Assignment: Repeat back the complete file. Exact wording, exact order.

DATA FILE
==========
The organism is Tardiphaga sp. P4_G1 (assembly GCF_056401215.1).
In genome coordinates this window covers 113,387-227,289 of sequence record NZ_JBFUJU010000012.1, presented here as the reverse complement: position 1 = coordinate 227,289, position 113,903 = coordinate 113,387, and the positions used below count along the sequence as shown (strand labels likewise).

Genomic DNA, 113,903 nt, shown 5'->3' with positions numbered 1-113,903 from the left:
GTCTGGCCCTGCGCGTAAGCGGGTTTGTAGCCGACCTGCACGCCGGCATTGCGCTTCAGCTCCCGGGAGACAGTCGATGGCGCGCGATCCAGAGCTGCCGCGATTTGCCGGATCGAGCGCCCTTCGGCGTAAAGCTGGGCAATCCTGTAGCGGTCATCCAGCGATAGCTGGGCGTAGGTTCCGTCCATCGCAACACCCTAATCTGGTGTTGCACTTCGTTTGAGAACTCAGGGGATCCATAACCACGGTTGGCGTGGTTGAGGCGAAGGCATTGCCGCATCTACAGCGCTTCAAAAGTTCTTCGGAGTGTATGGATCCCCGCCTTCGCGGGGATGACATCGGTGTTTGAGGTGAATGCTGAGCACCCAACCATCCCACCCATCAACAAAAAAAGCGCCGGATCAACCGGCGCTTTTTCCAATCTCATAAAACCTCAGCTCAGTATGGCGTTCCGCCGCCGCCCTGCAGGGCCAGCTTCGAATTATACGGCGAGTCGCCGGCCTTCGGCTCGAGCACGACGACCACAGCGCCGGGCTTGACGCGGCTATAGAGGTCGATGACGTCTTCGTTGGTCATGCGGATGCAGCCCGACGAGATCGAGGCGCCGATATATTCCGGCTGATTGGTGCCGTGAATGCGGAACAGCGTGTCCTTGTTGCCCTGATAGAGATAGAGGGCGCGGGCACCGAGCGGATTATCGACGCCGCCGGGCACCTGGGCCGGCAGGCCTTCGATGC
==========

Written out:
The organism is Tardiphaga sp. P4_G1 (assembly GCF_056401215.1).
In genome coordinates this window covers 113,387-227,289 of sequence record NZ_JBFUJU010000012.1, presented here as the reverse complement: position 1 = coordinate 227,289, position 113,903 = coordinate 113,387, and the positions used below count along the sequence as shown (strand labels likewise).

Genomic DNA, 113,903 nt, shown 5'->3' with positions numbered 1-113,903 from the left:
GTCTGGCCCTGCGCGTAAGCGGGTTTGTAGCCGACCTGCACGCCGGCATTGCGCTTCAGCTCCCGGGAGACAGTCGATGGCGCGCGATCCAGAGCTGCCGCGATTTGCCGGATCGAGCGCCCTTCGGCGTAAAGCTGGGCAATCCTGTAGCGGTCATCCAGCGATAGCTGGGCGTAGGTTCCGTCCATCGCAACACCCTAATCTGGTGTTGCACTTCGTTTGAGAACTCAGGGGATCCATAACCACGGTTGGCGTGGTTGAGGCGAAGGCATTGCCGCATCTACAGCGCTTCAAAAGTTCTTCGGAGTGTATGGATCCCCGCCTTCGCGGGGATGACATCGGTGTTTGAGGTGAATGCTGAGCACCCAACCATCCCACCCATCAACAAAAAAAGCGCCGGATCAACCGGCGCTTTTTCCAATCTCATAAAACCTCAGCTCAGTATGGCGTTCCGCCGCCGCCCTGCAGGGCCAGCTTCGAATTATACGGCGAGTCGCCGGCCTTCGGCTCGAGCACGACGACCACAGCGCCGGGCTTGACGCGGCTATAGAGGTCGATGACGTCTTCGTTGGTCATGCGGATGCAGCCCGACGAGATCGAGGCGCCGATATATTCCGGCTGATTGGTGCCGTGAATGCGGAACAGCGTGTCCTTGTTGCCCTGATAGAGATAGAGGGCGCGGGCACCGAGCGGATTATCGACGCCGCCGGGCACCTGGGCCGGCAGGCCTTCGATGC